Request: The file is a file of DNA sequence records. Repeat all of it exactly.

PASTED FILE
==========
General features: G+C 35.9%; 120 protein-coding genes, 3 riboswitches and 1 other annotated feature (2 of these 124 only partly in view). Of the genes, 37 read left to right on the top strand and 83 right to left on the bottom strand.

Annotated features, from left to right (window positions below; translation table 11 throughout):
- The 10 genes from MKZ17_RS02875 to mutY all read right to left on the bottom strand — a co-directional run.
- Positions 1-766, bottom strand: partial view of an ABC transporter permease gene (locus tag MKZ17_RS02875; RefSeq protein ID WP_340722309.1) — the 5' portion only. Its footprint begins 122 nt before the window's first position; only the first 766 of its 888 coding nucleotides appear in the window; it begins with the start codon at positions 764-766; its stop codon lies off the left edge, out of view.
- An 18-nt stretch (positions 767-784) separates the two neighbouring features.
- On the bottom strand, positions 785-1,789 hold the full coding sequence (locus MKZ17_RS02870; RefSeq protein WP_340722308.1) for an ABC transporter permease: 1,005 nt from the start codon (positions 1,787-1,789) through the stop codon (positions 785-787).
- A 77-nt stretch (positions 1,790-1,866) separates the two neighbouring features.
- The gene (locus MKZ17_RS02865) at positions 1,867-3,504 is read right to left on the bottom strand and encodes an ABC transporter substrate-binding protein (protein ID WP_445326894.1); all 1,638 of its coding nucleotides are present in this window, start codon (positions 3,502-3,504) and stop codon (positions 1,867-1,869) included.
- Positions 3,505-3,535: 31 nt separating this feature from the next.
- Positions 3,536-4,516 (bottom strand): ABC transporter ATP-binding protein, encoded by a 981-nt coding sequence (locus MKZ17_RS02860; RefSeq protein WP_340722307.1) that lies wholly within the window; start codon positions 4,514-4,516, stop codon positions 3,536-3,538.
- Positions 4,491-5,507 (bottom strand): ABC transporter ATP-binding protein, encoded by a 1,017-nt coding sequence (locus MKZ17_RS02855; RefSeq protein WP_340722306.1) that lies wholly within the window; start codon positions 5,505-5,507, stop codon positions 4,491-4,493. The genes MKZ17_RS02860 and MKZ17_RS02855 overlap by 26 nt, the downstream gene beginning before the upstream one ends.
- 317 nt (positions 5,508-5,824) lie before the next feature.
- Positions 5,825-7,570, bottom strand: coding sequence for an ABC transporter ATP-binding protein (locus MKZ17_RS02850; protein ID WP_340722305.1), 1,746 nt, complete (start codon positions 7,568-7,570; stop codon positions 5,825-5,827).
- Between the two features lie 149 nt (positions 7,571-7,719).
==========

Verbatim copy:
General features: G+C 35.9%; 120 protein-coding genes, 3 riboswitches and 1 other annotated feature (2 of these 124 only partly in view). Of the genes, 37 read left to right on the top strand and 83 right to left on the bottom strand.

Annotated features, from left to right (window positions below; translation table 11 throughout):
- The 10 genes from MKZ17_RS02875 to mutY all read right to left on the bottom strand — a co-directional run.
- Positions 1-766, bottom strand: partial view of an ABC transporter permease gene (locus tag MKZ17_RS02875; RefSeq protein ID WP_340722309.1) — the 5' portion only. Its footprint begins 122 nt before the window's first position; only the first 766 of its 888 coding nucleotides appear in the window; it begins with the start codon at positions 764-766; its stop codon lies off the left edge, out of view.
- An 18-nt stretch (positions 767-784) separates the two neighbouring features.
- On the bottom strand, positions 785-1,789 hold the full coding sequence (locus MKZ17_RS02870; RefSeq protein WP_340722308.1) for an ABC transporter permease: 1,005 nt from the start codon (positions 1,787-1,789) through the stop codon (positions 785-787).
- A 77-nt stretch (positions 1,790-1,866) separates the two neighbouring features.
- The gene (locus MKZ17_RS02865) at positions 1,867-3,504 is read right to left on the bottom strand and encodes an ABC transporter substrate-binding protein (protein ID WP_445326894.1); all 1,638 of its coding nucleotides are present in this window, start codon (positions 3,502-3,504) and stop codon (positions 1,867-1,869) included.
- Positions 3,505-3,535: 31 nt separating this feature from the next.
- Positions 3,536-4,516 (bottom strand): ABC transporter ATP-binding protein, encoded by a 981-nt coding sequence (locus MKZ17_RS02860; RefSeq protein WP_340722307.1) that lies wholly within the window; start codon positions 4,514-4,516, stop codon positions 3,536-3,538.
- Positions 4,491-5,507 (bottom strand): ABC transporter ATP-binding protein, encoded by a 1,017-nt coding sequence (locus MKZ17_RS02855; RefSeq protein WP_340722306.1) that lies wholly within the window; start codon positions 5,505-5,507, stop codon positions 4,491-4,493. The genes MKZ17_RS02860 and MKZ17_RS02855 overlap by 26 nt, the downstream gene beginning before the upstream one ends.
- 317 nt (positions 5,508-5,824) lie before the next feature.
- Positions 5,825-7,570, bottom strand: coding sequence for an ABC transporter ATP-binding protein (locus MKZ17_RS02850; protein ID WP_340722305.1), 1,746 nt, complete (start codon positions 7,568-7,570; stop codon positions 5,825-5,827).
- Between the two features lie 149 nt (positions 7,571-7,719).